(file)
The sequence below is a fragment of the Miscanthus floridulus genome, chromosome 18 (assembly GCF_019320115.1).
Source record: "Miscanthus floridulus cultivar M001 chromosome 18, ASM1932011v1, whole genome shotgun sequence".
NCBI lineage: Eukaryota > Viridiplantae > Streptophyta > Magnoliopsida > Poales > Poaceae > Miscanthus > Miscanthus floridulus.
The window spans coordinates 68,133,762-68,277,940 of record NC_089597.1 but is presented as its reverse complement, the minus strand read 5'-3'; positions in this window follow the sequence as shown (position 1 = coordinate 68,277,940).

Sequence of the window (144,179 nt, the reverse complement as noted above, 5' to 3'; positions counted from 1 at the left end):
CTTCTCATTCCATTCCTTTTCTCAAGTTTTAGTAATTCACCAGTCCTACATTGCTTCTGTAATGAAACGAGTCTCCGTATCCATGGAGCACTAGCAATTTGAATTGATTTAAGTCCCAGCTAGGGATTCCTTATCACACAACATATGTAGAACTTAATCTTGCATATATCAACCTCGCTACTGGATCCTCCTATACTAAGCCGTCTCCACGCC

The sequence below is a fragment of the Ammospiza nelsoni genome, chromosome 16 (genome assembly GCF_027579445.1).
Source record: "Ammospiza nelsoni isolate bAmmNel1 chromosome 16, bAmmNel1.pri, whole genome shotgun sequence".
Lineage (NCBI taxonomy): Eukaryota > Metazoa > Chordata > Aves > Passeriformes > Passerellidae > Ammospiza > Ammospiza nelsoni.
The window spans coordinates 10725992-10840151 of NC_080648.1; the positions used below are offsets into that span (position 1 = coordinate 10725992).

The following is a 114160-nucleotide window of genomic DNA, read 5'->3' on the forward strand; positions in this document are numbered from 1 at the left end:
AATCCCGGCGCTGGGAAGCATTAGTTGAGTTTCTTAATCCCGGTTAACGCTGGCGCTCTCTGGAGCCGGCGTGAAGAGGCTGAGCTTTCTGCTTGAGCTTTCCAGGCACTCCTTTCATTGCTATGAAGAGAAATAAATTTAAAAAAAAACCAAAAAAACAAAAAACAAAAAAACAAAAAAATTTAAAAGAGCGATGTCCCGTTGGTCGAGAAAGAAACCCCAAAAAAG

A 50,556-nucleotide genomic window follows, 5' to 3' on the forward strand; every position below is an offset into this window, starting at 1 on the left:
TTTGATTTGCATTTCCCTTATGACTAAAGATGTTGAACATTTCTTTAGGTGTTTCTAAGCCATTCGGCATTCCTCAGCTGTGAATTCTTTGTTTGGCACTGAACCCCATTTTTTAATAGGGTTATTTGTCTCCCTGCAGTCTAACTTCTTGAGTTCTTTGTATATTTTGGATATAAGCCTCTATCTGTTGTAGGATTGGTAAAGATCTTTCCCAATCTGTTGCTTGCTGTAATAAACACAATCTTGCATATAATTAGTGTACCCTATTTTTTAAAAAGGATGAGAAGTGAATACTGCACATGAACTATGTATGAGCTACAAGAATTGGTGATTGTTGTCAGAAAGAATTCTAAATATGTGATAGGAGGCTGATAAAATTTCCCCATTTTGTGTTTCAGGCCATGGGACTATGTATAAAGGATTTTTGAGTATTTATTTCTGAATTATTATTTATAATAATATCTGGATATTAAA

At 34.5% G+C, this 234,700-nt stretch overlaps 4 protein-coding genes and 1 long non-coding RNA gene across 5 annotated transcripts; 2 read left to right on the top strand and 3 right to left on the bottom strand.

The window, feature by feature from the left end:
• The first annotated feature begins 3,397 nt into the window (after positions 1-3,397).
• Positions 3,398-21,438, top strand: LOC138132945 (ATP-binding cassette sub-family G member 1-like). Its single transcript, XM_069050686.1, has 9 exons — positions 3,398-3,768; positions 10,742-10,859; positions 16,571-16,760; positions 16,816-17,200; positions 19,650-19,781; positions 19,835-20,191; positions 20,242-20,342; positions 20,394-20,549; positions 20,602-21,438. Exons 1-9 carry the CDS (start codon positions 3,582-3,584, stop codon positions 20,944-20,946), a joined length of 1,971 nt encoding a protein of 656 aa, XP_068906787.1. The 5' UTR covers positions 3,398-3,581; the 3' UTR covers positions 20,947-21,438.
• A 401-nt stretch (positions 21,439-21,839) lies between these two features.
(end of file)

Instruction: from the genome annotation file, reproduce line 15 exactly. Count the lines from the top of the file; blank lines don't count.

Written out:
At 34.5% G+C, this 234,700-nt stretch overlaps 4 protein-coding genes and 1 long non-coding RNA gene across 5 annotated transcripts; 2 read left to right on the top strand and 3 right to left on the bottom strand.